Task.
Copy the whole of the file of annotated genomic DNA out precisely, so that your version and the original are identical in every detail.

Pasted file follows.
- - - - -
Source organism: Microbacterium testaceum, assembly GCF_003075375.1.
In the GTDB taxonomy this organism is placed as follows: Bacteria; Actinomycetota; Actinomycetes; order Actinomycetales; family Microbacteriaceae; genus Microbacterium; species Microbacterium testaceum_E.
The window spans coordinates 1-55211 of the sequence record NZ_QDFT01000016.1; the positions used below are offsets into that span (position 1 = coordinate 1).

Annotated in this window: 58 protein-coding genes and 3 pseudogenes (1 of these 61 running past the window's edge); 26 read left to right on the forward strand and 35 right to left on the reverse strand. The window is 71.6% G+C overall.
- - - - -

Source organism: Microbacterium testaceum, assembly GCF_003075375.1.
In the GTDB taxonomy this organism is placed as follows: Bacteria; Actinomycetota; Actinomycetes; order Actinomycetales; family Microbacteriaceae; genus Microbacterium; species Microbacterium testaceum_E.
The window spans coordinates 1-55211 of the sequence record NZ_QDFT01000016.1; the positions used below are offsets into that span (position 1 = coordinate 1).

Annotated in this window: 58 protein-coding genes and 3 pseudogenes (1 of these 61 running past the window's edge); 26 read left to right on the forward strand and 35 right to left on the reverse strand. The window is 71.6% G+C overall.